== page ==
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The small intestine is the portion of the alimentary tract extending from the pylorus to the cecum. The structure, function, and diseases of the duodenum are discussed in Chapter 23; the jejunum and ileum are described in this chapter.

Gross Anatomy

The small intestine in an adult is 5–6 m long from the ligament of Treitz to the ileocecal valve. The upper two fifths of the small intestine distal to the duodenum is termed the jejunum, and the lower three fifths is the ileum. There is no sharp demarcation between the jejunum and the ileum; however, as the intestine proceeds distally, the lumen narrows, the mesenteric vascular arcades become more complex, and the circular mucosal folds become shorter and fewer (Figure 29–1). In general, the jejunum resides in the left side of the peritoneal cavity, and the ileum occupies the pelvis and right lower quadrant.

Figure 29–1.

Blood supply and luminal surface of the small bowel. The arterial arcades of the small intestine increase in number from one or two in the proximal jejunum to four or five in the distal ileum, a finding that helps to distinguish proximal from distal bowel at operation. Plicae circulares are more prominent in the jejunum.

The small bowel is attached to the posterior abdominal wall by the mesentery, a reflection from the posterior parietal peritoneum. This peritoneal fold arises along a line originating just to the left of the midline and passing obliquely to the right lower quadrant. Although the mesentery joins the intestine along one side, the peritoneal layer of the mesentery envelops the bowel and is called the visceral peritoneum, or serosa.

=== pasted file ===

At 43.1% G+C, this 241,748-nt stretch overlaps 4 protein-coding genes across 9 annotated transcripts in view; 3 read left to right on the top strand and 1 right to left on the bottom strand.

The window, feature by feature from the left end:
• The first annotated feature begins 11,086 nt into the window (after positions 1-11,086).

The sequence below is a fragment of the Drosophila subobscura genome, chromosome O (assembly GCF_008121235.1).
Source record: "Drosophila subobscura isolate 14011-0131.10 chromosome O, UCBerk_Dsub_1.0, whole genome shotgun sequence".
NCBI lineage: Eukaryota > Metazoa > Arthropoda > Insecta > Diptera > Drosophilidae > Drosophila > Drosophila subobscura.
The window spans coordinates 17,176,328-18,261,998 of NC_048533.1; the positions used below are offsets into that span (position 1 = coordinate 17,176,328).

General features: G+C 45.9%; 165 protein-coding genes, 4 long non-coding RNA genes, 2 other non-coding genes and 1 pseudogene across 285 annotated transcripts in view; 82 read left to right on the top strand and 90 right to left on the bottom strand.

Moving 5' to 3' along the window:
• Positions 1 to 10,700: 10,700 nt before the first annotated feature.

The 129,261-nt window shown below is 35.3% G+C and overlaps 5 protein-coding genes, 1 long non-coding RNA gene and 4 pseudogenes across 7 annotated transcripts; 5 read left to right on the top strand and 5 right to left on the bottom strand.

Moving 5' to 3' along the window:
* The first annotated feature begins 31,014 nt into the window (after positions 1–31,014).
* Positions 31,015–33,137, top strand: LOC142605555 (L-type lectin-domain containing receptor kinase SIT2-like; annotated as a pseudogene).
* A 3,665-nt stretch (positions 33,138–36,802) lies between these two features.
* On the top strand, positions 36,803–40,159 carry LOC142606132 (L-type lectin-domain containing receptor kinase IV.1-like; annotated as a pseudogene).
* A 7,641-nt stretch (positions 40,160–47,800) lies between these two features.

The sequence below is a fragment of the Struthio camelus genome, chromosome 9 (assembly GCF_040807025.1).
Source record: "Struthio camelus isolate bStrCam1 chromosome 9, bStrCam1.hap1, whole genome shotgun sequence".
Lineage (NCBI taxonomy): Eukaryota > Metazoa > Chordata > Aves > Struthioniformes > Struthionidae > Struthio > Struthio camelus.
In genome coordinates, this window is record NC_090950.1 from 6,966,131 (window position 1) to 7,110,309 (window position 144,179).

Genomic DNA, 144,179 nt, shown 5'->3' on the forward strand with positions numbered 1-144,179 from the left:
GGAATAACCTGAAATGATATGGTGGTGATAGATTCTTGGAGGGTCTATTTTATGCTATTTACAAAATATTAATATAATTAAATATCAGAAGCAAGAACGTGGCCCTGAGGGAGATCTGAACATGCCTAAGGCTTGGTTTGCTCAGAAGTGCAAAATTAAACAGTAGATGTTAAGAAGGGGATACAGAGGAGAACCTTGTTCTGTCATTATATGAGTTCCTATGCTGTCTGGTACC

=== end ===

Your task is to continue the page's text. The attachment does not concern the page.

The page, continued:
The mesentery contains fat, blood vessels, lymphatics, lymph nodes, and nerves. The arterial blood supply to the jejunum and ileum derives from the superior mesenteric artery. Branches within the mesentery anastomose to form arcades (Figure 29–1), and small straight arteries travel from these arcades to enter the mesenteric border of the gut. The antimesenteric border of the intestinal wall is less richly supplied with arterial blood than the mesenteric side, so when blood flow is impaired, the antimesenteric border becomes ischemic first. Venous blood from the small intestine drains into the superior mesenteric vein and then enters the liver through the portal vein.

Submucosal lymphoid aggregates (Peyer patches) are much more numerous in the ileum than in the jejunum. Lymphatic channels within the mesentery drain through regional lymph nodes and terminate in the cisterna chyli.

Parasympathetic nerves from the right vagus and sympathetic fibers from the greater and lesser splanchnic nerves reach the small intestine through the mesentery. Both types of autonomic nerves contain efferent and afferent fibers, but intestinal pain appears to be mediated by the sympathetic afferents only.

Microscopic Anatomy


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